The Second Fort Hood Shooting in 5 Years.
Nobody is entirely sure what exactly drove Ivan Lopez to open fire on his colleagues with a .45 caliber pistol yesterday at Fort Hood in Texas, killing 3 and injuring 16 before taking his own life. The 34 year old US Army Specialist had served four months in Iraq in 2011, and though there was no official record of him having been wounded in combat, he says he was suffering from a traumatic brain injury. Army records show he was “suffering from depression, anxiety and other psychiatric disorders” and was receiving medication.
It was less than 5 years after the November 2009 shooting at the same Texas Army base, when Army Maj. Nidal Malik Hasan survived after killing 13 people and injuring another 32. Hasan was sentenced to death, and is currently awaiting execution.
Since the last thing to go through Lopez’s mind was a bullet, we’ll never know his exact motivations. From his name alone, it seems unlikely this was some sort of “jihad”. By all accounts he was a normal enough guy, considering his profession. He had moved onto the base just two weeks before the shooting with his wife and daughter, and seemed to get along with his neighbors. His wife was shocked and hysterical upon hearing what had happened to her husband.
What we do know, is that military service forces men to do things that do not come natural to most. This has always been the case, but in today’s hyper paranoid warfare and security State, the situation is all that more severe. Military suicides are quickly becoming a bigger problem than combat fatalities, so when trained killers decide to take a few people with them on their way out, I don’t know why anybody is all that surprised.
In the history of warfare, warring populations have been largely separated from each other by oceans, vast swaths of land, racial, and language barriers. Back before racial diversity was the norm, a global computer network interconnected all these people, instant language translation tools were available, and the truth about warfare and the State were readily available to anyone who bothered to look, perhaps this was easier on the minds of the men who did the State’s killing. After all, if all the information you have available to you today is what you see on the TV, war still looks pretty noble.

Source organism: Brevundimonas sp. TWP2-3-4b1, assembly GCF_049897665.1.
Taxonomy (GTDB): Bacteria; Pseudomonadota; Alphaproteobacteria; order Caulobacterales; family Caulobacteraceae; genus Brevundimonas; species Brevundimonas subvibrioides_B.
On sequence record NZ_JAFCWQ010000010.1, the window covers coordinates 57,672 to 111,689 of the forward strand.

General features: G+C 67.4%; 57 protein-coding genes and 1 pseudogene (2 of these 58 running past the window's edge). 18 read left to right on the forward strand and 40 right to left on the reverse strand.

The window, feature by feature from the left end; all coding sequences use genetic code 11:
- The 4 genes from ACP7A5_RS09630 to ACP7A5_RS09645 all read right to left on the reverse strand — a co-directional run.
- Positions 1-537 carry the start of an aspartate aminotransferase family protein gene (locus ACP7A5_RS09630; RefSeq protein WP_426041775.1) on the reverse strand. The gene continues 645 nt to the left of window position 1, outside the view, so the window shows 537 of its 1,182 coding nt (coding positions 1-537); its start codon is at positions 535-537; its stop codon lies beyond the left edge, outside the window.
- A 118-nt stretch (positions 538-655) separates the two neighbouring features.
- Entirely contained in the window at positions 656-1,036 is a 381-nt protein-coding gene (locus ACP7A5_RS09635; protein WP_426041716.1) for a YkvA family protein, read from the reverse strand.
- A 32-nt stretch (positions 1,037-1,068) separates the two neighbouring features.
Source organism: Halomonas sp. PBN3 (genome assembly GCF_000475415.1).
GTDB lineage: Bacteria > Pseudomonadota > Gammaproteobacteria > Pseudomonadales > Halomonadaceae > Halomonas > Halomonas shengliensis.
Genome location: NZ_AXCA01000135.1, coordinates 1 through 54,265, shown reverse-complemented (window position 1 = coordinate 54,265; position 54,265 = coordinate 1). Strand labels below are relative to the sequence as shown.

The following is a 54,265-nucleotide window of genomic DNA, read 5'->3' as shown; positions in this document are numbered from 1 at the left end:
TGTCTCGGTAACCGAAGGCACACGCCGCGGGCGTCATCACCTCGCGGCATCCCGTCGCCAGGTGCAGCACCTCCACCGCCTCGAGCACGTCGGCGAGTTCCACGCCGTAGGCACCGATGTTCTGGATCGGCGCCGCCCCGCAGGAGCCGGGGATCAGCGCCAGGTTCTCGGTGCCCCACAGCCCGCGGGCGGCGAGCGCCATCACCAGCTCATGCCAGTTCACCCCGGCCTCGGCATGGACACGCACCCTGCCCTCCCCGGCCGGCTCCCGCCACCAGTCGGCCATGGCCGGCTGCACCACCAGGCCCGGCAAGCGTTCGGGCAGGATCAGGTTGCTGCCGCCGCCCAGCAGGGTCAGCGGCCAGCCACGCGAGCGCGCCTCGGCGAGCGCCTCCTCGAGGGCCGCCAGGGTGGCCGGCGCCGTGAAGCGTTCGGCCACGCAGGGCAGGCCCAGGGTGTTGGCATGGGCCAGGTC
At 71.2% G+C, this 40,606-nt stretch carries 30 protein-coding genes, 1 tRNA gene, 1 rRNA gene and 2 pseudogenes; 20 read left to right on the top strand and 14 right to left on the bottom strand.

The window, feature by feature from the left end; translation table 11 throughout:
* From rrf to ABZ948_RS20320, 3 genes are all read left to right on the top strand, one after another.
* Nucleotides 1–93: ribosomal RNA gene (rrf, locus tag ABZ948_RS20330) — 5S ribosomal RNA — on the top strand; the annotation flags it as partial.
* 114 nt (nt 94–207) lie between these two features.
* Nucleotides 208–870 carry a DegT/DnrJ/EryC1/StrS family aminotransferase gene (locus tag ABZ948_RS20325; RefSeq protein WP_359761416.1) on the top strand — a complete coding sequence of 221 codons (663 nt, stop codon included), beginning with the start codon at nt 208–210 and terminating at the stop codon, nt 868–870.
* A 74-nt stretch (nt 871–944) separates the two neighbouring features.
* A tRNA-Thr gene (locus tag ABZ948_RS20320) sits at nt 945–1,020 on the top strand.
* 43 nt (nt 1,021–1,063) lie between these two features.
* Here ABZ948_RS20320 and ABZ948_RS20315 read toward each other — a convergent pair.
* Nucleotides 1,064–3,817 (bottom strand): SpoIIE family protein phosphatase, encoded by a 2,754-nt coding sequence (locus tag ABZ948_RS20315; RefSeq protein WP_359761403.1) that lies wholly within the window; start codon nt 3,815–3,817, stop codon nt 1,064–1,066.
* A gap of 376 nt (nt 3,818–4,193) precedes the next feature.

Today though, State mercenaries are a Google search away from seeing past the lies they have been told about the motivations for their orders. They know that their neighbors, even if complicit in their crimes, also know the truth. It must be far more difficult for these men to walk about civilized society knowing how despicable their actions are, and knowing that everybody else knows it too.
While there is still no shortage of hero worship for State sanctioned murderers, this all must take a bit of the majesty away. People still go through the motions of their traditions and religious rituals, shaking the blood stained hands of the marauders, buying them drinks, and thanking them for protecting some long lost notion of “freedom” that they had in fact helped destroy, but with the truth so readily available, the mind must work harder to maintain its cognitive dissonance. Once the cognitive dissonance breaks, it’s almost impossible to repair.
Combine that with modern medicine’s trend to treat a perfectly normal reaction to all this with psychotropic drugs, drugs that list suicidal and homicidal tendencies as a side effect in black and white, right on the warning label for anybody with a 2nd grade reading level to understand, and the real tragedy here is that shootings like this one don’t happen two, three, four times day, and bring a stop to all this madness once and for all. I mean, you train a man to kill people, who in today’s interconnected world might as well be his next door neighbor, he comes home, tells a doctor he feels like shit about it, and the doctor thinks there’s something wrong with that? He thinks this guy’s actually sick because he’s got a problem with breaking into some hut and murdering some innocent family because some dude he didn’t even vote for told him to. Yeah, break out the meds. What could possibly go wrong with that?
Sure enough, since there’s nothing wrong with the mind of the guilty party, the medications do nothing to solve the problem. His military therapists simply try to convince him that what he did was okay, but he knows that’s a lie. He sees his buddies who did the same things, joking around and going through life like this shit didn’t even happen, and he’s left wondering if he’s surrounded by psychopaths, they’re just better at hiding their distress, or if there’s actually something wrong with his distaste for carnage.